Are Speakerphone Mobile Calls Less Annoying Than Regular Calls?
from the might-be-a-stretch dept
Last week we noted a new study saying that people get annoyed with others talking on mobile phones because they only hear one half of the conversation. At the time, I wrote that this made sense as periods of silence followed by talking are a lot more jarring to the passive listener. However, this BBC report claims that the reason for the annoyance is that it shows that we’re more curious about what the other party is saying. I’m not sure I buy that. It seems much more likely that it’s the variability in noise, from silent to noisy rather than any form of curiosity. When the conversation is at a constant hum (even when loud), it’s much easier to tune it out. Still, the findings do go against the opinion many people have expressed that things like “push-to-talk” where the phone usually acts as a speaker phone would be more annoying since we get to hear both sides of the conversation. In fact, the researchers behind the study are even suggesting that mobile phone makers may want to explore adding speaker phones to more phones to make them less annoying. Of course, the study only set up two conditions: a conversation on a mobile phone and a face-to-face conversation. They didn’t test the speaker phone situation to see how annoying that was. It’s possible that the annoyance factor comes from the inability to make use of body language to express concepts as well, leading to a different tone of voice.
Comments on “Are Speakerphone Mobile Calls Less Annoying Than Regular Calls?”
What about silent phones?
What if we develop mobile phones that can read our lips, so we don’t need to vocalize in order to have a conversation? Would it be more annoying to see people walking down the street mouthing sentences?
Re: What about silent phones?
What if we develop mobile phones that can read minds? Will they work with people who have an empty belfry?
I think "curiosity" is more likely...
Personally, I think curiosity is the more likely explanation, and I base this on personal annoyance experience.
Generally, if I’m in a restaraunt, and someone picks up the phone, there are things that strike me immediately.
1. People talk louder on the phone.
2. You’re constantly wondering “just what the HECK are they talking about”
Re: Phone etiquette
I honestly don’t care about others conversations.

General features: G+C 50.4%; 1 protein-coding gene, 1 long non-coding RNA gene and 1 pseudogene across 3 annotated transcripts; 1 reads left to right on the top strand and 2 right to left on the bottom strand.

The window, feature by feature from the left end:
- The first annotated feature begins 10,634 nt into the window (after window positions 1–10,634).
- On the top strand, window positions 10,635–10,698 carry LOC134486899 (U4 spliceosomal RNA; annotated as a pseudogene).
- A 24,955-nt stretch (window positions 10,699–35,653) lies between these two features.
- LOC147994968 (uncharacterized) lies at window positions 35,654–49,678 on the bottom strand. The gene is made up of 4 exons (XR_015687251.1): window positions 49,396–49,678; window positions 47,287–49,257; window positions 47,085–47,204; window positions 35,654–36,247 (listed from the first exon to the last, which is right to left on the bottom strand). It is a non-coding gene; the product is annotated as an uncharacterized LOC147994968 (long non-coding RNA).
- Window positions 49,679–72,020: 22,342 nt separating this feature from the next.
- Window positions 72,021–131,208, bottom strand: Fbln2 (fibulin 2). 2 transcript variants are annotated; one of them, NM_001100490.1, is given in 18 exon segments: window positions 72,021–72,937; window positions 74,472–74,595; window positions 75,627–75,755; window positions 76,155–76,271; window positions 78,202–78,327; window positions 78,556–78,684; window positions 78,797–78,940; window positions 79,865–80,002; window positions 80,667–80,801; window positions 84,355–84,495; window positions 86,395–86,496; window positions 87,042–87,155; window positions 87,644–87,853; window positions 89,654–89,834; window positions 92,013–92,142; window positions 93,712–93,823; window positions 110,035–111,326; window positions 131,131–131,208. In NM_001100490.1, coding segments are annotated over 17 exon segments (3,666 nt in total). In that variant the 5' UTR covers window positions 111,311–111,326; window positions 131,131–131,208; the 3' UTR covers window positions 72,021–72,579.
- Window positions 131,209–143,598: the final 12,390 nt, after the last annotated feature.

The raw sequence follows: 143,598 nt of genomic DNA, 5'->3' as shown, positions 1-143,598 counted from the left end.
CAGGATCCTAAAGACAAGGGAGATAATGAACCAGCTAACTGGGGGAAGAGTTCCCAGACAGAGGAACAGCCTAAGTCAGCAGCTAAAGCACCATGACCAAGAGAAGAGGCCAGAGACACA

I would much rather they get up, take the conversation to a semi-private place and stop ruining my experience of going to dinner or a movie.
People do tend to talk louder on their cell phones. AND, I can’t believe what some people discuss in public !
Re: I think
Well, as for the loudness, the study apparently did try to control for that by doing both conversations at various volumes.
Re: It's a volume thing.
90% of the complaints I’ve heard about cell phone conversations relate to volume. People consistently talk louder into their phones than is appropriate in the situation they’re in. I could see where a speakerphone would actually be worse — since you’d be inclined to hold it away from your head when listening to the speaker, you might want to shout even louder in reply.
The second annoyance factor, of course, is that people in confined spaces for extended periods of time — on buses, for instance, and airplanes too if the airlines allow it — use their phones to alleviate boredom. So the conversations they initiate aren’t important, and they’re not brief, making them a lethal combination (for everyone within earshot) of triviality discussed at length. What are you having for dinner tonight? I don’t know, and I don’t care — but I’ll know all about it if you pick up your phone and talk to someone about it when I’m in the seat next to you. I respect your right to discuss dinner and other equally boring topics, but I request that you not do it when I lack the ability to shut that conversation out.
Bottom line: cell phones will remain annoying until they’re subvocalized.
They will be more annoying than a normal phone conversation.